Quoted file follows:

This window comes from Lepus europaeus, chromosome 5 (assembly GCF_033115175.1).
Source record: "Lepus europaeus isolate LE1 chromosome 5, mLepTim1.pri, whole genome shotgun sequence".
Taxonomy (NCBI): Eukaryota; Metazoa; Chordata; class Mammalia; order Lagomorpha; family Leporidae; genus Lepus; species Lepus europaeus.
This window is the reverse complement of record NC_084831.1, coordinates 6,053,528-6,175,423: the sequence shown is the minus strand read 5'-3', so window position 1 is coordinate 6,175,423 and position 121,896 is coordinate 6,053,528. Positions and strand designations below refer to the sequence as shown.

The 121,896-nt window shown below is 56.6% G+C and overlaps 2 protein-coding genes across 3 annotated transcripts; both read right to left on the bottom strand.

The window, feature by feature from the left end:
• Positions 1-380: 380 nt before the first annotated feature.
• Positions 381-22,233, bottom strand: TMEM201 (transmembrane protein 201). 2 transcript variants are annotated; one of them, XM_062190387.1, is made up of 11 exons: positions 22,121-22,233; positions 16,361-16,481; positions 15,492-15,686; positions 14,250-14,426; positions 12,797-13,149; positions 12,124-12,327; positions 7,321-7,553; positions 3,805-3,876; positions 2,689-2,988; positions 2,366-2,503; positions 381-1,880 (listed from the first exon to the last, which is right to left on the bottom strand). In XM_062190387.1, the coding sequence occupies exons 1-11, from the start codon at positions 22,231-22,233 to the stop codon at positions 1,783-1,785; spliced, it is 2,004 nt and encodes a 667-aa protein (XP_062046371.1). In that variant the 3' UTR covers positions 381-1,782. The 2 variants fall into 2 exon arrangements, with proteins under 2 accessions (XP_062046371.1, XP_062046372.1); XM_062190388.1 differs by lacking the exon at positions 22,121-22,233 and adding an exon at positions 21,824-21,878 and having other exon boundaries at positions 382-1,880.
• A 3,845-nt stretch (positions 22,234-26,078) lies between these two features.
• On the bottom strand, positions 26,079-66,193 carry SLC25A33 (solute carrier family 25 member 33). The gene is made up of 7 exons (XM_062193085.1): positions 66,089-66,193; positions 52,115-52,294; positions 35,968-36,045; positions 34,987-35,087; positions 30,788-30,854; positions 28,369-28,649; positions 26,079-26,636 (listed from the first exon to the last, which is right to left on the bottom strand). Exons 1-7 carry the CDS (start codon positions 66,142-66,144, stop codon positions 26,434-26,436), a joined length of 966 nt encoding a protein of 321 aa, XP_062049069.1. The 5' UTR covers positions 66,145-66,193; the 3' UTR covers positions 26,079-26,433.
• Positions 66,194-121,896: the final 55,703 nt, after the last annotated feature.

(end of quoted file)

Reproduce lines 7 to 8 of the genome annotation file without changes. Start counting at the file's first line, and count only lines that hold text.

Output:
• Positions 1-380: 380 nt before the first annotated feature.
• Positions 381-22,233, bottom strand: TMEM201 (transmembrane protein 201). 2 transcript variants are annotated; one of them, XM_062190387.1, is made up of 11 exons: positions 22,121-22,233; positions 16,361-16,481; positions 15,492-15,686; positions 14,250-14,426; positions 12,797-13,149; positions 12,124-12,327; positions 7,321-7,553; positions 3,805-3,876; positions 2,689-2,988; positions 2,366-2,503; positions 381-1,880 (listed from the first exon to the last, which is right to left on the bottom strand). In XM_062190387.1, the coding sequence occupies exons 1-11, from the start codon at positions 22,231-22,233 to the stop codon at positions 1,783-1,785; spliced, it is 2,004 nt and encodes a 667-aa protein (XP_062046371.1). In that variant the 3' UTR covers positions 381-1,782. The 2 variants fall into 2 exon arrangements, with proteins under 2 accessions (XP_062046371.1, XP_062046372.1); XM_062190388.1 differs by lacking the exon at positions 22,121-22,233 and adding an exon at positions 21,824-21,878 and having other exon boundaries at positions 382-1,880.